Growing microgreens in the cold

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Growing microgreens in the cold, winter is a time of rest in the garden throughout most of the country. It’s a time when gardeners traditionally get comfy near the stove or fireplace, delve into the new season’s seed catalogs, revisit the last season’s triumphs and disasters, and plan for next year. Us microgreen growers don’t get to stop we keep growing 365 days a year. Growing microgreens is an excellent way to produce one’s own healthy food cheaply. It can be done throughout the year, and since it’s commonly done indoors in a controlled environment, can give consistently good results with little effort.

Seed germination and development of all warm-season crops will be slower in cold weather, so for late sowings of vegetables they may be delayed, or may even rot in relatively cold, wet soil. This may also lead to perfect conditions for “damping-off,” a fungal disease that attacks germinating seedlings. Recent cold weather has frustrated many vegetable gardeners. Plants such as tomatoes, peppers, beans, squash, cucumbers and melons must be successfully pollinated in order to produce their fruit. Extreme temperatures, below 55 F or above 90 F, will dramatically decrease pollination. Fruits that do form may appear distorted when they mature later on. Southern crops such as okra, lima beans and sweet potatoes are even more sensitive to cold. Not only will the okra and limas not set fruit, their roots likely will not grow much during cold weather. Microgreens do need proper light to achieve perfection, they’ll still make a pretty respectable crop in somewhat lower light levels, since the young plants are still living off of stored nutrient reserves from the seed.

Growing microgreens in the cold, is often mitigated by growing under lights.  There are numerous options available, LED’s, halogens, high intensity discharge, high intensity fluorescents—it’s a long list, and it’s important to evaluate carefully and choose the best type for your situation. Some lighting gets very warm, other types may not be very intense, and so it’s crucial to allow the correct distance between the lights and the plants.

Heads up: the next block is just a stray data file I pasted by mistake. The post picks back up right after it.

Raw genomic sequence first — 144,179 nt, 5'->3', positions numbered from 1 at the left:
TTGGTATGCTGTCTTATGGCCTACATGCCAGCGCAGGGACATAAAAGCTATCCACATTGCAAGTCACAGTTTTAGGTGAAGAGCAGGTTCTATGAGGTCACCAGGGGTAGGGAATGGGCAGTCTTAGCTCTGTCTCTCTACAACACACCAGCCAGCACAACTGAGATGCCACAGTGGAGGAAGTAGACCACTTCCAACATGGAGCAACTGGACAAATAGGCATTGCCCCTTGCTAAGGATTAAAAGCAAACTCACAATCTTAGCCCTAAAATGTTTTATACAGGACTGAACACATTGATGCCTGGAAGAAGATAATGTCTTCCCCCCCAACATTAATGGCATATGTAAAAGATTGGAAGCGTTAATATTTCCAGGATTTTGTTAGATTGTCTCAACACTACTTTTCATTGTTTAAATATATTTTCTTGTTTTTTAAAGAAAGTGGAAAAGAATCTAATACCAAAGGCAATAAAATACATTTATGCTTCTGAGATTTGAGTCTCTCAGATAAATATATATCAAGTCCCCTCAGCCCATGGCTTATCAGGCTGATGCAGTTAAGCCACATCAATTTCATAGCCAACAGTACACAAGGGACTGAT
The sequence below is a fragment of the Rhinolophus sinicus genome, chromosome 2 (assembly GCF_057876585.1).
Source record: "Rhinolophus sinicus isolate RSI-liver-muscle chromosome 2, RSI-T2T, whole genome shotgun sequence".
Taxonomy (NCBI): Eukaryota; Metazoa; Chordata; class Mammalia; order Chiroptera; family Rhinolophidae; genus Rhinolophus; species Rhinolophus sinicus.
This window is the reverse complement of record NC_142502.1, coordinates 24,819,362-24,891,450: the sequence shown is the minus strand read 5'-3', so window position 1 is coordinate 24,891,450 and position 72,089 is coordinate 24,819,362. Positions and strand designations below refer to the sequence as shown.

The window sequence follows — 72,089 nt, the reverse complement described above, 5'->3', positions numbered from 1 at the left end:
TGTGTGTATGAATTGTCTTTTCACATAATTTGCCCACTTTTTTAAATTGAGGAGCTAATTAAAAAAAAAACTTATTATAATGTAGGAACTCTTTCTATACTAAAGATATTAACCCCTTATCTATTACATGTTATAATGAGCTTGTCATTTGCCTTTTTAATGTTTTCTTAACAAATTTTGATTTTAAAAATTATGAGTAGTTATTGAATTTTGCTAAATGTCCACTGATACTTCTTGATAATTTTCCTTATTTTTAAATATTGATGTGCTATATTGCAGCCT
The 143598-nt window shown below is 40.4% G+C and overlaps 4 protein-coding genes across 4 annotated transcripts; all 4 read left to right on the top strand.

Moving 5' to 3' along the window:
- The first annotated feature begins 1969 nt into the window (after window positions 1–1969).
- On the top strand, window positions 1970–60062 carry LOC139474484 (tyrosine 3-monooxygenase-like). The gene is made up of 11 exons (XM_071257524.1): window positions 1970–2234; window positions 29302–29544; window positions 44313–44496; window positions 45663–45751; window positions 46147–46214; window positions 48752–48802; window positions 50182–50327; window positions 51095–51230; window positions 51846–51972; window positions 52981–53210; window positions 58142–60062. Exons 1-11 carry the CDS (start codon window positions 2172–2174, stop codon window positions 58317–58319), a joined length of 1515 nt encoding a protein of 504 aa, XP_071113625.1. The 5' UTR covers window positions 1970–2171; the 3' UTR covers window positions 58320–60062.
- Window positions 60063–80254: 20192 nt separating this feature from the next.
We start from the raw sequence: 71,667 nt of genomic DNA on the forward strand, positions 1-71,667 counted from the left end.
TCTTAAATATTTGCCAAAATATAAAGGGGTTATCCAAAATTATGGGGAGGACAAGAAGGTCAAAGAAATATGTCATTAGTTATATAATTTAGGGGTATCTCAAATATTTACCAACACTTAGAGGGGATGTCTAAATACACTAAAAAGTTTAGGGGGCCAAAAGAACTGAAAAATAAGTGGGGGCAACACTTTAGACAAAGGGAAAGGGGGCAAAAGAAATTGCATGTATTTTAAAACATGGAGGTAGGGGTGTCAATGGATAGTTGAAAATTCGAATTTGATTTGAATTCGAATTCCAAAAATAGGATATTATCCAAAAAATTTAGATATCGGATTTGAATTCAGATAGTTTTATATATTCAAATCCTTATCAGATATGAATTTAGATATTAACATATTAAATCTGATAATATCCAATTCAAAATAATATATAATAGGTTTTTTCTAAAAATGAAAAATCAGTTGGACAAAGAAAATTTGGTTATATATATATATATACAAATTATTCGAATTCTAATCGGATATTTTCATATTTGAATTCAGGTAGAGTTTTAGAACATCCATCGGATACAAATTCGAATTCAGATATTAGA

In addition,  pay strict attention to the  day-length you’re creating in your indoor environment. It might seem counter-intuitive but the longest days do not necessarily make for the best growth. Some plants will react to super-long days by running to seed. Lettuce and spinach will quickly bolt in days running much above 14 hours; onion seedlings might actually bulb up under long days. So it’s important to understand the needs of your indoor crops and fix the length of their day light accordingly. You can arrange timers to make it easy on you, and consistent for your plants.

Thinking about windowsill growing? It’s not impossible, but it’s not as easy as it might seem, either. Winter sunshine is far less intense than summer’s, but some plants can grow or at least stay healthy until growth resumes. The only windows likely to succeed would be south-facing ones, for in winter the sun is at a low angle in the southern sky (at least in the northern hemisphere!). Remember, on cold winter nights, the window-sill environment is colder than the room’s interior; it gets even worse if curtains are drawn, isolating the poor greens right next to the cold glass! But it can work if the plants are removed from the windowsill at night and held at room temperature until next day. Heating mats, can be very useful when growing your microgreens on a cool windowsill; a small fan is good insurance against disease in warmer, humid conditions, as in a lush planting under grow-lights.

The best way to start an indoor garden is simple, START. We offer a larger grow kits, designed for a family or a true lover of health. If you want a smaller more trial kit then see here. Each kit comes with directions and a way to directly contact a grower who can take a look at what is going on with your greens and tell you what is coming next.